U.S. to keep existing COVID-19 travel restrictions

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Most travelers respect the proactive safety efforts of airlines but are anxious for things to get back to normal

Masking up on airplanes, buses, trains, and boats won’t be changing anytime soon. A White House official told CNN on Monday that pandemic-related travel restrictions are staying in effect, mostly because of the growing number of cases connected to the Delta variant.

"Given where we are today with the Delta variant, the United States will maintain existing travel restrictions at this point," the official said, adding that the White House speculates that the rise in positive coronavirus cases will "likely continue to increase in the weeks ahead."

Both here and abroad

The official indicated that the travel restrictions are also putting a damper on international travel, citing a recent advisory from the Centers for Disease Control and Prevention (CDC) that recommends not traveling to the United Kingdom until its current surge in cases starts to decline.

For the moment, the U.S. currently bans most non-U.S. citizens who have visited the U.K. in the last 14 days, as well as those traveling from Brazil, Ireland, China, India, South Africa, Iran, and the 26 Schengen nations in Europe without border controls (Austria, Belgium, Finland, et al).

"The administration understands the importance of international travel and is united in wanting to reopen international travel in a safe and sustainable manner," the White House official said. "The reopening process is guided by the science and public health."

By all indications, the Biden team is doing its best to open things up for travelers. To the administration’s credit, it’s doing its best to get every important player on the same page. Thus far, the White House COVID-19 response team has brought together agencies like the CDC, Homeland Security, and the Department of State. It has also created interagency groups with the European Union, Britain, Canada, and Mexico to work on a plan of how and when travel and border restrictions could be lifted.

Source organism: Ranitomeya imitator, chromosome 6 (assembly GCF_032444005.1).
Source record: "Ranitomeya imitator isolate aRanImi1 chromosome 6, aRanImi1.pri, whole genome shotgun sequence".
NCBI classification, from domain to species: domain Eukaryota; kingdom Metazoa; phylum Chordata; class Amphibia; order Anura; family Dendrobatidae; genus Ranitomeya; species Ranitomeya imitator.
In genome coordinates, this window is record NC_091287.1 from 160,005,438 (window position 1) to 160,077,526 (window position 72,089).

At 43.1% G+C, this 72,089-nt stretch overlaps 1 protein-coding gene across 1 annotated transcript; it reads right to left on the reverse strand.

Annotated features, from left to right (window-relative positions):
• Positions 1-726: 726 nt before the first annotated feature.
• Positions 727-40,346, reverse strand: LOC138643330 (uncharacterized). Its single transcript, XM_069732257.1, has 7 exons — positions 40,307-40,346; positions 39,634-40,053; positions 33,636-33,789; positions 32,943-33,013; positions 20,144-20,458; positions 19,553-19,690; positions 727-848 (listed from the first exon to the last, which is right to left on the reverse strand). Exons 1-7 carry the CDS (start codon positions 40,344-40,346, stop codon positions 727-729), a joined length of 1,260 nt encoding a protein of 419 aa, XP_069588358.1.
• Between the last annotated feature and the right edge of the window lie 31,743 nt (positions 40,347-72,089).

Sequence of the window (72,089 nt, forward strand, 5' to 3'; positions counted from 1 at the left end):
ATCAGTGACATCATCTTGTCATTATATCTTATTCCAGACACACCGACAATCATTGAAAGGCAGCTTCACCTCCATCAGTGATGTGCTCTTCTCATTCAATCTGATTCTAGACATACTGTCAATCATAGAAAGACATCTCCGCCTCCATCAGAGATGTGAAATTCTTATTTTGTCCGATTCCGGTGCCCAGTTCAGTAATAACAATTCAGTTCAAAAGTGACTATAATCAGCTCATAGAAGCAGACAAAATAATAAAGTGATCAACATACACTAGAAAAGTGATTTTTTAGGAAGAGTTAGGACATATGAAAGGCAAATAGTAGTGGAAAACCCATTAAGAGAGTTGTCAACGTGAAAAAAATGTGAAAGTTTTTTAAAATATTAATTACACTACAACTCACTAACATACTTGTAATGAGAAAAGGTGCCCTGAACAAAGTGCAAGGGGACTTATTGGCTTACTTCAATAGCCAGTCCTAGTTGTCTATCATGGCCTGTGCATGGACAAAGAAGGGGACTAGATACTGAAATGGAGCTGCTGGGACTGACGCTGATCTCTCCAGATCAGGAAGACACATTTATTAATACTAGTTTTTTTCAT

Travelers seem to be ok with staying masked up

Despite the headline-making horror stories about passengers acting up on flights, a new survey from the International Air Transport Association (IATA) suggests that most air travelers support mask-wearing in the near term. 

The survey of 4,700 travelers in 11 markets around the world showed that 83% of the passengers strongly support mask-wearing onboard, and 86% support the strict enforcement of mask rules. However, a majority also believe the mask requirement should be ended as soon as possible.

“Air travelers recognize and value the safety measures put in place to minimize the risk of COVID-19 transmission during air travel. And they support the continuation of these measures as long as necessary, but they also don’t want the measures to become permanent,” said Willie Walsh, IATA’s Director General.

“In the meantime, we all need to respect the rules and the safety of fellow passengers. It is unacceptable that unruly passenger incidents have doubled compared to 2019, and the increase in physically abusive behavior is a particular cause for great concern.”

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